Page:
In recent developments, the United States and the European Union have encountered challenges in reaching a trade deal related to critical battery minerals. Despite this setback, both parties are committed to pursuing negotiations aimed at establishing a transatlantic marketplace for minerals and other vital components, as stated by the EU's top trade official.
Valdis Dombrovskis, the Executive Vice President of the European Commission, addressed reporters after bilateral talks held in Washington. He acknowledged the existence of "outstanding issues" on the European side, including concerns regarding the US green energy subsidy law known as the Inflation Reduction Act, which the EU views as discriminatory.
The primary focus of discussion during the fifth ministerial meeting of the US-EU Trade and Technology Council was the battery minerals trade agreement. This agreement aims to enable European companies to benefit from the generous tax credits provided by the US for electric vehicles.
Dombrovskis refrained from providing specific targets or deadlines but emphasized the alignment of these negotiations with broader goals, such as ensuring resilient supply chains and promoting the transition to green economies. Many of these critical minerals are essential for advancing the green initiatives of both economies.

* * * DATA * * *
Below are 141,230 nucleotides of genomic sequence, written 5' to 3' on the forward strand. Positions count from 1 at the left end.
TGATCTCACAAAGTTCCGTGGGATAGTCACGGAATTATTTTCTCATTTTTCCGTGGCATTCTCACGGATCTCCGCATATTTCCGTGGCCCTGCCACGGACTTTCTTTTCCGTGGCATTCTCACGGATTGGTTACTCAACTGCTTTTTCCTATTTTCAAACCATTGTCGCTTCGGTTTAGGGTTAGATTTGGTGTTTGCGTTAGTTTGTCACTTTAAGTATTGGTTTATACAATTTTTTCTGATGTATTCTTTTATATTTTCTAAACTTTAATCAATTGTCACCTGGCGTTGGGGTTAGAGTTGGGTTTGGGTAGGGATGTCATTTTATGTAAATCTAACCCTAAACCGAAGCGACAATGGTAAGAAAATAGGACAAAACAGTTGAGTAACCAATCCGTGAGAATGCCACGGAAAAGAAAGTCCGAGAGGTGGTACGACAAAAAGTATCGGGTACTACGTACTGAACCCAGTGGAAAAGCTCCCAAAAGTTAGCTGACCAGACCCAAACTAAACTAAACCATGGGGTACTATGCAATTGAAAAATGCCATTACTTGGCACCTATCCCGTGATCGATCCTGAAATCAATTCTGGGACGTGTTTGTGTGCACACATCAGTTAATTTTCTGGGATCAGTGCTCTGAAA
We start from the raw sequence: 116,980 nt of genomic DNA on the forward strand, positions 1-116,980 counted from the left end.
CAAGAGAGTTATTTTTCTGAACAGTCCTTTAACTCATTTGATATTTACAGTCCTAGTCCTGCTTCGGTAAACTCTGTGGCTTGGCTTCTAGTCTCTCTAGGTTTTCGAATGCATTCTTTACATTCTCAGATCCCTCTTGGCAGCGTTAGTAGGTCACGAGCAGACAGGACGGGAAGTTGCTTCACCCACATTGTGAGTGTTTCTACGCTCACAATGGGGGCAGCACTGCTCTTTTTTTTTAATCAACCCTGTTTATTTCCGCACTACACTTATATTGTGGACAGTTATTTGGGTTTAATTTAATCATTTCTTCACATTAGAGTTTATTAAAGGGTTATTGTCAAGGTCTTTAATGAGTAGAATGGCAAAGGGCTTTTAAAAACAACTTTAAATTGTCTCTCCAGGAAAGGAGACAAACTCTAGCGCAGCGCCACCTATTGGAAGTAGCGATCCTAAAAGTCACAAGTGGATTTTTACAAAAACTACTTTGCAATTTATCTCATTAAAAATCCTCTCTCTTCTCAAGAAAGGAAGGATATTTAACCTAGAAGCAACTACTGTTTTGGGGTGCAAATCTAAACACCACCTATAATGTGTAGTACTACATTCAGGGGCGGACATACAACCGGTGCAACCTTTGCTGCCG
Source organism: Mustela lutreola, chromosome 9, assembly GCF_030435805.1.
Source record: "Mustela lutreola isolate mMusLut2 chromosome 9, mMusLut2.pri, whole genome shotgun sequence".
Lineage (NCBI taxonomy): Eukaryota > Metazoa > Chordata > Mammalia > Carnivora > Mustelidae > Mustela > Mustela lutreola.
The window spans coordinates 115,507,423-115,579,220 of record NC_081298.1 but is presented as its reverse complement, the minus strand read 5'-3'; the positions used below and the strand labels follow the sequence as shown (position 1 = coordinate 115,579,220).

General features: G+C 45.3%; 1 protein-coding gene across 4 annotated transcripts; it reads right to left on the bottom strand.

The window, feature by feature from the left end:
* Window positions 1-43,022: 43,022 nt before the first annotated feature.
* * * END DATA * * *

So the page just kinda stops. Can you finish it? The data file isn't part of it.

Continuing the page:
Despite existing differences, Dombrovskis expressed a willingness to continue engagement and eventually reach a comprehensive agreement.
Following the TTC meeting, no joint statement was issued. The Trade and Technology Council was established in 2021 to foster cooperation between the US and EU on various fronts, including strengthening semiconductor supply chains, addressing China's "non-market" trade practices, and coordinating the regulation of major tech companies. Both sides have agreed to convene a sixth ministerial meeting in April, which is anticipated to be the final one before national elections in both the EU and the US later this year.
The discussions on battery minerals trade began in March 2023 amid concerns that the Inflation Reduction Act, with its tax credits for clean energy investments in the US, could divert projects away from Europe. Notably, the US swiftly reached a minerals agreement with Japan in March of the same year.